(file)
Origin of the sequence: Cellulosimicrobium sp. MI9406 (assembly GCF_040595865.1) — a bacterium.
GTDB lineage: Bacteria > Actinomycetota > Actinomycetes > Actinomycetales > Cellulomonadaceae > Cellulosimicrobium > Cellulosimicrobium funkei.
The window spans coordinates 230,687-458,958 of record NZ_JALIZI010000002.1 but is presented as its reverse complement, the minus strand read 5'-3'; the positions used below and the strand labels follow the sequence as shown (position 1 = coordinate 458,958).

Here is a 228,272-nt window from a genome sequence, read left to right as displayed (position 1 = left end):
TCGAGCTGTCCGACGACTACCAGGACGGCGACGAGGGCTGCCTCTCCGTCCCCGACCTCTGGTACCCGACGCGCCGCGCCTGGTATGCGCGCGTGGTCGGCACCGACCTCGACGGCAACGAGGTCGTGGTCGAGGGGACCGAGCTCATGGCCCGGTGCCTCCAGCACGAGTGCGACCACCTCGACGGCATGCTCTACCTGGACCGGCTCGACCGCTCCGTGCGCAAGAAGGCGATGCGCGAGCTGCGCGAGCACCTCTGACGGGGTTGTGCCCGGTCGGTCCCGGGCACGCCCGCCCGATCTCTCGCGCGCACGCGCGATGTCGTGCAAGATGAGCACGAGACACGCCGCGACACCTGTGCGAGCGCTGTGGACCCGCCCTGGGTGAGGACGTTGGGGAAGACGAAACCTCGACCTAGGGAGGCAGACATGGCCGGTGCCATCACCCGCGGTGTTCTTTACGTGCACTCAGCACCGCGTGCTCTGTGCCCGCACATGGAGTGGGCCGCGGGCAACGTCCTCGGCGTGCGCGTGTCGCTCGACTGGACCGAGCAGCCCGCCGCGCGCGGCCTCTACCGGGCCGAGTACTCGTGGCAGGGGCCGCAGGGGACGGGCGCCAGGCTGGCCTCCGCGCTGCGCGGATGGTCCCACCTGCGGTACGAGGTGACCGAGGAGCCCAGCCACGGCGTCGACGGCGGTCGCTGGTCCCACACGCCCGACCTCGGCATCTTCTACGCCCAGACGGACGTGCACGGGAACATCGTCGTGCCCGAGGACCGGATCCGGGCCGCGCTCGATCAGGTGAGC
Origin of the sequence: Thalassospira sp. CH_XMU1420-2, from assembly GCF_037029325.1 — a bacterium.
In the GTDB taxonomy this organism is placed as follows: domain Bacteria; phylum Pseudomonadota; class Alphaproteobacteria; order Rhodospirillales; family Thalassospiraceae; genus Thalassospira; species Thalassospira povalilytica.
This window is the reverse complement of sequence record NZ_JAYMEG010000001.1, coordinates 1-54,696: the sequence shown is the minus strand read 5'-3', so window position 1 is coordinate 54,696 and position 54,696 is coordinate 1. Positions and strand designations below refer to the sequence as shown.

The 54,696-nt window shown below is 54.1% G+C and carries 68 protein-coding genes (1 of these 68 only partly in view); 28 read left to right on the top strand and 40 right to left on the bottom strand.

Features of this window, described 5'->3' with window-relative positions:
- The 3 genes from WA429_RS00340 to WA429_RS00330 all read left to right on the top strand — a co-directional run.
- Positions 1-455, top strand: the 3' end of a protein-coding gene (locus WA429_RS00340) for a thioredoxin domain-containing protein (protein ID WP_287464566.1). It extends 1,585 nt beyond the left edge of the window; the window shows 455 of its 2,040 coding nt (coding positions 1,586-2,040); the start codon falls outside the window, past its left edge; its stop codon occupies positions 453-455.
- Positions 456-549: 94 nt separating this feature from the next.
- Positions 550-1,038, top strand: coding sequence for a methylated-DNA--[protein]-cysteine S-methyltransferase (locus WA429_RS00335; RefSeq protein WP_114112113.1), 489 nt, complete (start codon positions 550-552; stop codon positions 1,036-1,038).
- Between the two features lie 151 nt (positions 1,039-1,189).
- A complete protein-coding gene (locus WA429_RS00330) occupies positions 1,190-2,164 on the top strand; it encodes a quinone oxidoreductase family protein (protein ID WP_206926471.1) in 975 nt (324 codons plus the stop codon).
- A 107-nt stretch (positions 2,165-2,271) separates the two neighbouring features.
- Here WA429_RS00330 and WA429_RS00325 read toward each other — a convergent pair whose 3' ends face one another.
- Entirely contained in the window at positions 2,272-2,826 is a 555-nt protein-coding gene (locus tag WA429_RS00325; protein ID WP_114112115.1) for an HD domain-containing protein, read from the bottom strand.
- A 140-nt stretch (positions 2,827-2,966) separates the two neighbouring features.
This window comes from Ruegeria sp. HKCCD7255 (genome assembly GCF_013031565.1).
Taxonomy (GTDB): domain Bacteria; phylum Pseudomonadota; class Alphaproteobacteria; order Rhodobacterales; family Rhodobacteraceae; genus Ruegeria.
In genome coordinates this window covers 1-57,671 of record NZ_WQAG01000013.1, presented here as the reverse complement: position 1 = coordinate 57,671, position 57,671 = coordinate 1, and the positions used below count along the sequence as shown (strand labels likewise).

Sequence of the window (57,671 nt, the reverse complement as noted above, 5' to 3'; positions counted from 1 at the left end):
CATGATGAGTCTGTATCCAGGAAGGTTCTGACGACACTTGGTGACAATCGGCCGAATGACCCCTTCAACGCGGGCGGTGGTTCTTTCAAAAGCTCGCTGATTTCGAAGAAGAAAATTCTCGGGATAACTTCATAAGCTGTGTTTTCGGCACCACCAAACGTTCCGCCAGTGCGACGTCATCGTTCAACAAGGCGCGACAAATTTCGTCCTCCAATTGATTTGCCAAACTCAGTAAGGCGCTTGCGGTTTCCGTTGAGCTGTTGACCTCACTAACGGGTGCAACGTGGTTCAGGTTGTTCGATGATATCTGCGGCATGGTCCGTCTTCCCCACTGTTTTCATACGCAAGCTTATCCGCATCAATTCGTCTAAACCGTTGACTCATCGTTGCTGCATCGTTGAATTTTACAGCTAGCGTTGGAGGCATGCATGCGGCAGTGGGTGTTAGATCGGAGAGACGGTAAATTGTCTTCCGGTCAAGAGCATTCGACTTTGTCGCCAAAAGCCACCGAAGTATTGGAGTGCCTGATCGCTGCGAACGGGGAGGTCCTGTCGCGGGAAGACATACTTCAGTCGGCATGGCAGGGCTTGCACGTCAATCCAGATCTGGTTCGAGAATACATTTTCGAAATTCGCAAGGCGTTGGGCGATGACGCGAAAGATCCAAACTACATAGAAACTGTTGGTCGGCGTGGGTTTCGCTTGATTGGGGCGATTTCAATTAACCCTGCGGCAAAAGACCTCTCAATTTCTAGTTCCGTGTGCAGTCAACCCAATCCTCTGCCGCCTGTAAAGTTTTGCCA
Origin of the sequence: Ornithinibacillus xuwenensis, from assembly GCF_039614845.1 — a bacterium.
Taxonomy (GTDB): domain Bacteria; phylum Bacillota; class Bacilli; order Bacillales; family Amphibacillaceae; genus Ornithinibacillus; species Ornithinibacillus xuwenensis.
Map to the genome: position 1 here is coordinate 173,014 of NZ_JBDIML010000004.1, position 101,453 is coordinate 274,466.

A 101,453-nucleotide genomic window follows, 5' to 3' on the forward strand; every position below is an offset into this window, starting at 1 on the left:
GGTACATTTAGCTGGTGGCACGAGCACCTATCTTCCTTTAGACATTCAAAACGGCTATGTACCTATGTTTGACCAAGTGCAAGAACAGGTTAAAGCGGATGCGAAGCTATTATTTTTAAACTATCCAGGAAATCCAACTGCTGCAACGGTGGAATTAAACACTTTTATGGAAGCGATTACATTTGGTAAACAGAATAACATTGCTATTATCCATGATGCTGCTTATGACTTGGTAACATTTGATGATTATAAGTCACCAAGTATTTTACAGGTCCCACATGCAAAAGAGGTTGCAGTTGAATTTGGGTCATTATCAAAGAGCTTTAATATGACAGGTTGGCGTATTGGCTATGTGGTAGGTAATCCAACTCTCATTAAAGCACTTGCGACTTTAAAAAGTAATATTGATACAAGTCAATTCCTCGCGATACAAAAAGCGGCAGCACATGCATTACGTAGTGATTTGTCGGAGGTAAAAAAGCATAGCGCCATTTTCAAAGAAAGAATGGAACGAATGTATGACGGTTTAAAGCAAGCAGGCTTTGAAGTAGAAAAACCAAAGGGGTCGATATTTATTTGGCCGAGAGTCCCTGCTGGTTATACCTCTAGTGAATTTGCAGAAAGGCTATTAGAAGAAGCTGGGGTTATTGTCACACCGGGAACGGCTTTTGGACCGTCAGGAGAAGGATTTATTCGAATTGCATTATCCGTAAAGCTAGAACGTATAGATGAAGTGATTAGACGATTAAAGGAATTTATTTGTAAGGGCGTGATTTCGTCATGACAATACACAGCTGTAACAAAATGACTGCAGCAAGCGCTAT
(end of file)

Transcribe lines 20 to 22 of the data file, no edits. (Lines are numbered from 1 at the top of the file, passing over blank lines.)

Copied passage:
- A 140-nt stretch (positions 2,827-2,966) separates the two neighbouring features.
This window comes from Ruegeria sp. HKCCD7255 (genome assembly GCF_013031565.1).
Taxonomy (GTDB): domain Bacteria; phylum Pseudomonadota; class Alphaproteobacteria; order Rhodobacterales; family Rhodobacteraceae; genus Ruegeria.